Falling prices, rising disk capacity, the continued growth of home networking and the increase in digital content are changing attitudes. Research from Diffusion Group predicts the market for home network storage will more than double this year and again next year. Although larger capacities are available, 1TB is proving the most appealing size and several 1TB NAS devices designed for the home are now available, mostly priced under £600.

Iomega’s StorCenter can be treated as a 1TB hard drive that can be connected by Ethernet or using the built-in Wi-Fi, and comes with back-up software for copying information from PCs.

But it is also a media server that can be used with any media adapter that uses UPnP to play music, videos and photos on TV or hi-fi. Plug in a USB printer and it becomes a print server. It is a file transfer (FTP) server, and so can access files when you are away from home. Product manager Joseph Saroukhanian expects to add the option to stream media over the internet, so users could see their photographs on a friend’s TV screen or listen to their own music from work.

The Home Server version of Buffalo’s TeraStation can also stream media within the home, to any device meeting the DLNA (Digital Living Network Alliance) standards Intel is building into VIIV media centre PCs. It is an FTP and printer server too. For business users who do not need the media and printer server options, the TeraStation Pro is slightly cheaper and uses SATA hard drives which offer higher performance.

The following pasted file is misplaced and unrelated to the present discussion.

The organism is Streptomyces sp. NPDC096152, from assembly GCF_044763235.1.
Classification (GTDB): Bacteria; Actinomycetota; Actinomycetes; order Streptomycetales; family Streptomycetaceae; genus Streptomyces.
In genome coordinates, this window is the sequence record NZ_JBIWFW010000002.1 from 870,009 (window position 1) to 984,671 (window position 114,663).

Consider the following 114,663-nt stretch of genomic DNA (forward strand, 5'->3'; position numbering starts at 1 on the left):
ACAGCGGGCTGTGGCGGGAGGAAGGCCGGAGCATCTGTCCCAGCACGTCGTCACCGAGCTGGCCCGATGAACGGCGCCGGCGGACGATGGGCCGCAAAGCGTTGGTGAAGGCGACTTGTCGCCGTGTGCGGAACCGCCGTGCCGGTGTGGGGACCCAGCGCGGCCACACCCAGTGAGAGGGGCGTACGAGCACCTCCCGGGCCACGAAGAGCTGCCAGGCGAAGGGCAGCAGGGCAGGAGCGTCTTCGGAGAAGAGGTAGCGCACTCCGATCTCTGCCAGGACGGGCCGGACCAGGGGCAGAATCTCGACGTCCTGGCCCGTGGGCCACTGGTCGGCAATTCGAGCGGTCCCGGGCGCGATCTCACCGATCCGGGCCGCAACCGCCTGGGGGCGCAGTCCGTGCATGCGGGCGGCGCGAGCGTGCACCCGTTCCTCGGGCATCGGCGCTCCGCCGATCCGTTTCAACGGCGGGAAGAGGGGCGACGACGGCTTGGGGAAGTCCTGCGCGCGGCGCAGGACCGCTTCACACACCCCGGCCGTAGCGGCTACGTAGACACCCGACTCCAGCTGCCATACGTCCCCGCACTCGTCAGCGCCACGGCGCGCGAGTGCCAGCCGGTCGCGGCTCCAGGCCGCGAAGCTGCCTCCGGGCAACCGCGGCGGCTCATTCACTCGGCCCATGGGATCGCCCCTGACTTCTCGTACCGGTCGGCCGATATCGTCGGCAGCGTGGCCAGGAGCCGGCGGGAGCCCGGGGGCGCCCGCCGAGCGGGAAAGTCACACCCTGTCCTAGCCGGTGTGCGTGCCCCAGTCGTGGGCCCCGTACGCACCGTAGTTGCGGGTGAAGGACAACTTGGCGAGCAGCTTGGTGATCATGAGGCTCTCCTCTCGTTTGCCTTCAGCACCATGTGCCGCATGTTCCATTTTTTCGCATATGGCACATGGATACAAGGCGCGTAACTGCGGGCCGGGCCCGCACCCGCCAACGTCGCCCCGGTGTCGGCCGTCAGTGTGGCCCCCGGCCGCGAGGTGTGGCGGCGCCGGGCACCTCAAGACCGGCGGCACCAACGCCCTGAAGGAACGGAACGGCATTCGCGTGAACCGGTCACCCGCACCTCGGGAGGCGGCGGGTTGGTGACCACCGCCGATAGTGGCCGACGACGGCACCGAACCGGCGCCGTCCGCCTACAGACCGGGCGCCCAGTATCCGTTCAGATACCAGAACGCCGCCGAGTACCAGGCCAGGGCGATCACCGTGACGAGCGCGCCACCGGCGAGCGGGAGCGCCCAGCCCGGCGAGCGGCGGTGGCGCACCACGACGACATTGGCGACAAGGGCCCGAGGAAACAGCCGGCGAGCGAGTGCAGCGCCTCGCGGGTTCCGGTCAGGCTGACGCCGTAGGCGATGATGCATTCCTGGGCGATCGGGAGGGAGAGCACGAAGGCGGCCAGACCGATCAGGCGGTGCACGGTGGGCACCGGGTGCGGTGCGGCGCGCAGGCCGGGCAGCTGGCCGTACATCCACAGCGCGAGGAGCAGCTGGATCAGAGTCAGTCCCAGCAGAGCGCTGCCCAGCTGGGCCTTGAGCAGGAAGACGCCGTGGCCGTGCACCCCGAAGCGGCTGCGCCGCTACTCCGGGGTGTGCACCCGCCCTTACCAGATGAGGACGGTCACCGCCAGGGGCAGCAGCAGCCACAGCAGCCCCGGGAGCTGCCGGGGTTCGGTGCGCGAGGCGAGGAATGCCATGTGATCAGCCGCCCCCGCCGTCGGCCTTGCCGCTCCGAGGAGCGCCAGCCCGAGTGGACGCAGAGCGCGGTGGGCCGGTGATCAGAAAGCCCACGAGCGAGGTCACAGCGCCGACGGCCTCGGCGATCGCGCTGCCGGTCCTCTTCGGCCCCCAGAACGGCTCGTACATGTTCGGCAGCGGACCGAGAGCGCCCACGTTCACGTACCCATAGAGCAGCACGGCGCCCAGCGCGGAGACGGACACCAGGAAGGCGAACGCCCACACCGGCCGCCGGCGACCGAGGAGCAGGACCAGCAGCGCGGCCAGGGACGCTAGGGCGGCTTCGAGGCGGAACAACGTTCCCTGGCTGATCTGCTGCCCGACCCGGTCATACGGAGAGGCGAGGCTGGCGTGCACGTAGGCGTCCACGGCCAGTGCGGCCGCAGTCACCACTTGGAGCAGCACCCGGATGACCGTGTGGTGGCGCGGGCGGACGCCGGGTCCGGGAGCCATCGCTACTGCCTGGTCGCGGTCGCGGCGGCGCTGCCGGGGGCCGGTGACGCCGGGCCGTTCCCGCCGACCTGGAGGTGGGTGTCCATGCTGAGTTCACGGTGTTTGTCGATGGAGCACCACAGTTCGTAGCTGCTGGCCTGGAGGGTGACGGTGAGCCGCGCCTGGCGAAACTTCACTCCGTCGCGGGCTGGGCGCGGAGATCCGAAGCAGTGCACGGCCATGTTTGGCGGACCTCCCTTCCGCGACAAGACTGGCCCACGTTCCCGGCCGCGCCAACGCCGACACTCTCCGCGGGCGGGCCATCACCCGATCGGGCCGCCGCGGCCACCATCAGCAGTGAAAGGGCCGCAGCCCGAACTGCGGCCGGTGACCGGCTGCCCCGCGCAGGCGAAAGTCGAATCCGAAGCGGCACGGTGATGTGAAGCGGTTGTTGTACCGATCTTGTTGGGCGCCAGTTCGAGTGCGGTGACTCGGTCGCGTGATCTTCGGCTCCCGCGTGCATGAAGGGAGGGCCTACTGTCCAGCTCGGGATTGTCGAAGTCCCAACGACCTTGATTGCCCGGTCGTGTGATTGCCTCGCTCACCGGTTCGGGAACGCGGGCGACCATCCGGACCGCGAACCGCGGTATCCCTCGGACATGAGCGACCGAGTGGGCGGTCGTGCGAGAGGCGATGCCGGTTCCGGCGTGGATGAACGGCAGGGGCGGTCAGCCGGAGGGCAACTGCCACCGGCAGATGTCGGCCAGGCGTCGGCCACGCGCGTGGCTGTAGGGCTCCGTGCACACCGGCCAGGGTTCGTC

For anyone looking for more space, Buffalo has 2TB versions of both TeraStation models. Intel’s SS4000-E Entry Storage System is similar to the TeraStation Pro and also offers up to 2TB.

Seagate’s Mirra Sync and Share Personal Server includes automatic backup from PCs, secure remote access via Seagate’s own website and guaranteed recovery of data if a hard drive fails. The company also offers the largest capacity for an external hard drive – 750GB in a vertically mounted case that takes up very little space.

The budget option, for those prepared to do a little more work, is to buy a bare-bones NAS device and fit their own hard drives. Netgear’s £70 Storage Central can take two drives, giving the choice or more storage or duplicating the data for security; D-LINK offers the similar Wireless Network Storage Enclosure for a single drive, although they can be extended with external USB drives and it is also a Wi-Fi access point.

NAS devices are flexible and convenient, but more services will make them even more useful. Although files stored on a NAS drive can be indexed with a desktop search tool it will duplicate the index on every PC that connects to the NAS drive. Iomega is working on content management software that would work with Mac OS, Windows or other search tools to help locate networked files more efficiently. A NAS device centralises your files; in the future it might help you organise them too.

Get alerts on Nas when a new story is published

Copyright The Financial Times Limited 2022. All rights reserved.
Reuse this content (opens in new window) CommentsJump to comments section

Comments have not been enabled for this article.

Follow the topics in this article